The Voice may have to fight dirty to win the ratings war
Whatever expertise Simon Cowell and Louis Walsh bring to the talent-spotting process, you certainly wouldn’t want to hear them sing.
It’s an X Factor failing that The Voice immediately takes advantage of, with an opening sequence, in which its judges, sorry “coaches”, Sir Tom Jones, Jessie J, will i am and Danny O’Donoghue rip through the Black Eyed Peas hit I Gotta Feeling in full-throated fashion.
There are no ego-fuelled bitch-fights between the panel, who settle into a family-friendly routine, bigging up the talent presented to them, already weeded to remove timewasters and engaging in, at best, gentle one-upmanship
The “blind audition” format is shown off when alopecia-sufferer Toni Warne, 34, removes her head-scarf and sings bare-headed for the first time.
The coaches, facing the audience, buzz her through and their chairs swivel round to reveal their heartwarming choice.
Jessie J is in tears, a common sight, one imagines, during the series. Are there any disabled or wheelchair-bound contestants though? The BBC said not.
Sean Conlon, a member of 90s boyband 5ive seeking a career boost, can't shake his anonymity even when he is face-to-face with the judges.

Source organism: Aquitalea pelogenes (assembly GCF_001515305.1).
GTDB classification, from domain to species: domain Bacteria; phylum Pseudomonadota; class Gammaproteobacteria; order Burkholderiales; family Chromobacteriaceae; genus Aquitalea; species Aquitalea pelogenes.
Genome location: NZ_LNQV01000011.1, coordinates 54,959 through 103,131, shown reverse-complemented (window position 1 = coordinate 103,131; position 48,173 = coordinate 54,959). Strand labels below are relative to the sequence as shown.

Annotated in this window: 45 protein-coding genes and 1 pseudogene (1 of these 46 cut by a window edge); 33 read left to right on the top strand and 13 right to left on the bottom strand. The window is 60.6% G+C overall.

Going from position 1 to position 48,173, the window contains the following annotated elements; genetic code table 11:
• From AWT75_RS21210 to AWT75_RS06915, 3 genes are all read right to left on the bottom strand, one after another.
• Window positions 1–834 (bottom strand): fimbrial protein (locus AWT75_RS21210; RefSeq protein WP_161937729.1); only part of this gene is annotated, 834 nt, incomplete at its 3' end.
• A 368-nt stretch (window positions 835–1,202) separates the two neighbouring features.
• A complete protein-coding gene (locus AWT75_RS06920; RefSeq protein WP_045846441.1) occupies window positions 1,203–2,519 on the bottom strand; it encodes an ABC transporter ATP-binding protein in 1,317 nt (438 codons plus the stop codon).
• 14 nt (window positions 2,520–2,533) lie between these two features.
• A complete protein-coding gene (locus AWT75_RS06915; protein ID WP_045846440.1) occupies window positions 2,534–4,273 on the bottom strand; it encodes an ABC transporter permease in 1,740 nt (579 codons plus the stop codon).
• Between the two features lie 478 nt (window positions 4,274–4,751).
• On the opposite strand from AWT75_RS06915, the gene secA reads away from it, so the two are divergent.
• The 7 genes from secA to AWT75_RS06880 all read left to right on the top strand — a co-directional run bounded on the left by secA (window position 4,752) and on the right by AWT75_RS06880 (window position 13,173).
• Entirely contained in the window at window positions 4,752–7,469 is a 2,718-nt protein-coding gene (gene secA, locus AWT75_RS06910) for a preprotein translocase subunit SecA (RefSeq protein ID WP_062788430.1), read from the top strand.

Once the coaches have approved a singer, they must “bid” to persuade them to join their “team”. Sir Tom establishes his credentials with an anecdote about meeting Elvis in Hawaii. Will i am ups the ante by recalling a recording session with Michael Jackson. Jesse J, a relative newcomer to all this, offers “I met Justin Bieber once.”
The Voice may not prompt X Factor-style controversy but its mix of clean-cut hopefuls emoting over Radio 2 ballads should appeal to the Saturday night audience which flocked to Andrew Lloyd-Webber’s Saturday theatrical talent shows.
But if a revitalised Britain’s Got Talent, in all its brash glory with Simon Cowell returning to UK screens, lands square in its path, The Voice will need to drop the niceness and fight a little dirty to win the ratings war.
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